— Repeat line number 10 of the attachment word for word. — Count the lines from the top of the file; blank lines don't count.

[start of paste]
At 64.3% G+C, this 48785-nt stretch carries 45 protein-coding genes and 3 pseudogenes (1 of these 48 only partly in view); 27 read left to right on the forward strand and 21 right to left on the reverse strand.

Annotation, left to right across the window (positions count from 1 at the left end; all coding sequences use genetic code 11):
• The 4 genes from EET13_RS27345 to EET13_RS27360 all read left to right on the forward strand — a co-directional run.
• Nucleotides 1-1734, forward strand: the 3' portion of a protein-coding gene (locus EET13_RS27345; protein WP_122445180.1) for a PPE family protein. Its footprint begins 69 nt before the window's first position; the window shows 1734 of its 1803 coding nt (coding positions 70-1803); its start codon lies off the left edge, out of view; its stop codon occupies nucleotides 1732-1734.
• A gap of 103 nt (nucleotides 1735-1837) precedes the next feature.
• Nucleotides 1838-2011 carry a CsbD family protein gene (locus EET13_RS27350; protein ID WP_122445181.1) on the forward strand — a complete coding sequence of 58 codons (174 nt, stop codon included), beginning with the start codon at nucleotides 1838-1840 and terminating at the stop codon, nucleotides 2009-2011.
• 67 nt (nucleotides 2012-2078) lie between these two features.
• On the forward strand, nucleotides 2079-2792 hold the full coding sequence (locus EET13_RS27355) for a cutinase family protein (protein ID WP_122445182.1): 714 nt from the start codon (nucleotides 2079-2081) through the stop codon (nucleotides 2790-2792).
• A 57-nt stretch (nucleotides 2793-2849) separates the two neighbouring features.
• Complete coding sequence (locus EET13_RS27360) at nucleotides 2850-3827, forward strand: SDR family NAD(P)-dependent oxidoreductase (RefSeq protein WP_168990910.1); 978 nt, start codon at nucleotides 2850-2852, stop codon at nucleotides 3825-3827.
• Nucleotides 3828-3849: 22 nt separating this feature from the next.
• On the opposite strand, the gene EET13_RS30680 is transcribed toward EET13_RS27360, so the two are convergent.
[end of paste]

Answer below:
• Complete coding sequence (locus EET13_RS27360) at nucleotides 2850-3827, forward strand: SDR family NAD(P)-dependent oxidoreductase (RefSeq protein WP_168990910.1); 978 nt, start codon at nucleotides 2850-2852, stop codon at nucleotides 3825-3827.